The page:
An insurance excess is the amount you'll need to pay out towards the cost of a claim before your insurer makes a contribution.
When you take out an insurance policy, the insurer will ask you to pay towards any claim you make on your insurance policy.
This excess is divided into two parts:
Compulsory excess: this sum is set by your insurer and will often vary upon your age and your driving experience
Voluntary excess: this is where you an additional excess on top of your compulsory one
Adding to your voluntary excess will increase the amount that you will need to pay when you make a claim, but it will mean you pay cheaper premiums.
For example, an older more experienced driver who takes out a higher voluntary excess when they take out car insurance but never makes a claim could save hundreds, possibly thousands of pounds.
Find out more about how an insurance excess works
Most insurance policies will specify a standard or compulsory excess.
This means you'll almost always have to pay a certain amount towards a claim, whichever policy you choose.
The reason for this unavoidable excess is to dissuade people from making fraudulent claims on their policies.
Insurers apply an excess to all kinds of insurance policies, for example car excess works on the basis that if you pay more upfront you get a reduction on your monthly premium.
Excess is payable on most types of insurance including:
Most insurers will offer you the option of adding a voluntary excess to your policy.
This is where you can add an additional excess on top of your compulsory one, increasing the amount that you will need to pay when you make a claim
Though the idea of voluntarily paying more towards your insurance claim may seem counter-intuitive, there are benefits that come with increasing your excess
A higher excess can mean cheaper premiums and your insurance will cost less in the long-run - as long as you don't make a claim.
Increasing the amount you are willing to pay reduces the amount your insurer will pay if you make a claim - so you are 'rewarded' with cheaper premiums
Increasing your voluntary excess in return for cheaper premiums may be appealing if you have a history of no claims and think it's unlikely that you'll make a claim anytime soon
However there's no way of predicting the future so you could find yourself in a position where you have to make a claim and are stuck with paying out more to meet the cost
Only consider paying a higher up-front excess if you can afford to cover the excess in the event of a claim,
If you have savings you can benefit doubly from increasing your excess, by keeping some funds aside to cover excess in a savings account, while at the same time enjoying cheaper premiums
If you can't afford the extra excess comfortably, setting it high means you may be put off making a claim on your insurance - which misses the point of paying out for insurance altogether
If you choose to pay an excess of £400, rather than the voluntary excess of £250 and you make a claim for £1,000, you will keep the first £400 and the insurer will give you the remaining £600.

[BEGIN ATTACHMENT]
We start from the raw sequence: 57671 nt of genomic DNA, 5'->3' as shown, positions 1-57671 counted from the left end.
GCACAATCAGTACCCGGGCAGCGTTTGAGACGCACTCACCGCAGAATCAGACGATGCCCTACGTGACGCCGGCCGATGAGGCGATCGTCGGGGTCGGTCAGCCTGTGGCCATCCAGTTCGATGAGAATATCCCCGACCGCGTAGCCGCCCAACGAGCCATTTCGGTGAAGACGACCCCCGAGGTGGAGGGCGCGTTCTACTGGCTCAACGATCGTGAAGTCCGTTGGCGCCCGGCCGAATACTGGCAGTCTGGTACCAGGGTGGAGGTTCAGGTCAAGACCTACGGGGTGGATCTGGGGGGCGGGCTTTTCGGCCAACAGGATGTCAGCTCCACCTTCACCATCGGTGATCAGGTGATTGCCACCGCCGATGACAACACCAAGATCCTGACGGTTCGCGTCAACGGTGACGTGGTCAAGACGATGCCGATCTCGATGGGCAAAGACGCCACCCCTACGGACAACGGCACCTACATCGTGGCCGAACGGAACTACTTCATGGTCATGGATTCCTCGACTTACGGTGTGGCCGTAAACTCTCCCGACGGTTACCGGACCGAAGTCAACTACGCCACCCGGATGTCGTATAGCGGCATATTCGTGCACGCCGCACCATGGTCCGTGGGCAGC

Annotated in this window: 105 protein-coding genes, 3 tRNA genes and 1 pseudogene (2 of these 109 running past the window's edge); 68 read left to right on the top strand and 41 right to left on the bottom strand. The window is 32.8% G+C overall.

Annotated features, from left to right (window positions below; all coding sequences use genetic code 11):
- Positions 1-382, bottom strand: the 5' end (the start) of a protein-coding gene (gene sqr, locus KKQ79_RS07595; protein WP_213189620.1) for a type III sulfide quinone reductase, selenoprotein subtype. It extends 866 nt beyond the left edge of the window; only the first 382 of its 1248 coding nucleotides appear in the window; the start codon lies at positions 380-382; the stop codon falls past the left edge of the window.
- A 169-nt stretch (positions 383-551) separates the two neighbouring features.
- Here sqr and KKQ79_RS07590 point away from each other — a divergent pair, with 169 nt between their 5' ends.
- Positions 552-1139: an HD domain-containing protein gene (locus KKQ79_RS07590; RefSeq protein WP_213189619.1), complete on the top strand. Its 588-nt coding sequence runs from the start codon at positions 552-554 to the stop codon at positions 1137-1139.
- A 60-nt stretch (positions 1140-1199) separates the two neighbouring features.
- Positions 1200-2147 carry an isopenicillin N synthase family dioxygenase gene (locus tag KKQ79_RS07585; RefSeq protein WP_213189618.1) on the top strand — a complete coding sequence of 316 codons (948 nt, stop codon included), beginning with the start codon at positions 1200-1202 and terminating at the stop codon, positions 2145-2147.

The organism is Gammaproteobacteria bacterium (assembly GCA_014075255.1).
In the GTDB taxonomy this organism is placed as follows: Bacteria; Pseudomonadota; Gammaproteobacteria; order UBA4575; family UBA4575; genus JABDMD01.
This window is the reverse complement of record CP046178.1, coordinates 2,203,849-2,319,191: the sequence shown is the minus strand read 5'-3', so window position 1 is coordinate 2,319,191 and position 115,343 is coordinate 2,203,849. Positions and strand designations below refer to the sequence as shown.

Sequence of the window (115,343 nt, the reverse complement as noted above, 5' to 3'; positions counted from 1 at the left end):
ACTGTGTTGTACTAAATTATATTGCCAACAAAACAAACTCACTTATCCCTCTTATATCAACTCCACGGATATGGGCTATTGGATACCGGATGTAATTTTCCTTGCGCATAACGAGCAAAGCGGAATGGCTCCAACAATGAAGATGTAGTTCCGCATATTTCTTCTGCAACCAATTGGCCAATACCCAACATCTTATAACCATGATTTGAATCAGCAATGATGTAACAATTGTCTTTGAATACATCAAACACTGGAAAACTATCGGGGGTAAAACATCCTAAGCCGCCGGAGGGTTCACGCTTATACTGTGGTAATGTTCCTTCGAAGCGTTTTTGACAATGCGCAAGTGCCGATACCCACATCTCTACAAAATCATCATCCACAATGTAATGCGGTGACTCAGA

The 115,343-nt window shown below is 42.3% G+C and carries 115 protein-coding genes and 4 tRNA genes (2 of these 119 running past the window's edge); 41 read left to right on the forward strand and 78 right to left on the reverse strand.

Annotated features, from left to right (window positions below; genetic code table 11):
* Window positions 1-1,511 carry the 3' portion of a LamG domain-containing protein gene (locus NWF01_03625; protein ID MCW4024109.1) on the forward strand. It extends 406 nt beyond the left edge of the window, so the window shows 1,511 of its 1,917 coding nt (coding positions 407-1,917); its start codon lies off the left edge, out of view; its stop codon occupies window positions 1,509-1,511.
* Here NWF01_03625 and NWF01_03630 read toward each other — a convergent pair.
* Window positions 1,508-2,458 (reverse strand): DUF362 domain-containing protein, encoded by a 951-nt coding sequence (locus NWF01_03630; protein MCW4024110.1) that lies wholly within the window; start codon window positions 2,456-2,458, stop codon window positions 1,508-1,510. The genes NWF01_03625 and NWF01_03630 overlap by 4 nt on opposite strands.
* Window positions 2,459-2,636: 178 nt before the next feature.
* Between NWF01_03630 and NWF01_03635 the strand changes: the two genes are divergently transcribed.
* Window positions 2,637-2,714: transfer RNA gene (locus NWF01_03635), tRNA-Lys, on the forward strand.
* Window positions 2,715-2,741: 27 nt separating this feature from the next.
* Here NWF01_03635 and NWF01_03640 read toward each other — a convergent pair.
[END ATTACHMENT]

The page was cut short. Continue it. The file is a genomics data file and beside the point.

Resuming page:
If the claim is made on an accident at which you were not at fault, your insurer might pay your claim in full
Some insurance policies will waive the excess but it will depend on the insurance company’s terms and conditions
By increasing your excess to include a voluntary excess, you are agreeing with your insurer that, should you need to claim on your insurance policy, you will pay out this extra amount.
Younger drivers with car insurance - drivers under 25 – often have to pay an additional compulsory excess on top of the standard excess if they need to make a claim.
'Young driver' excess is applied by some insurers as younger drivers are perceived to be higher risk and more likely to make a claim, with claims often more expensive.
Insurers cover themselves by asking them to pay more towards the cost of a claim.
For example, a compulsory excess of £150 may be added on top of a standard excess of £200.
Adding a voluntary excess of £100 may decrease your premiums, but could be counterproductive as you will be faced with paying out £450 if you make a claim.
Deciding on whether or not to increase your excess is a gamble, based on risk.
By increasing it, you are gambling lower premiums against having to pay out more to meet the cost of a claim
Any decision will largely come down to whether or not you can afford to meet this extra cost should you have to
If you have a standard excess on your home contents insurance policy of £200 and you add a voluntary excess of £100, your premiums may be cheaper - but if you need to claim, you'll have to pay out £300 to meet this cost rather than £200.
If you cannot afford the up-front cost of a higher voluntary excess, there are other things you can do to reduce your premiums
If you are looking for cheaper car insurance consider taking an advanced driving test, or adding extra security to your car and if you have additional cars in the family consider a multi car insurance policy
If you are looking for cheaper home insurance shop around for quotes and make sure your home security systems, alarms and locks are up to date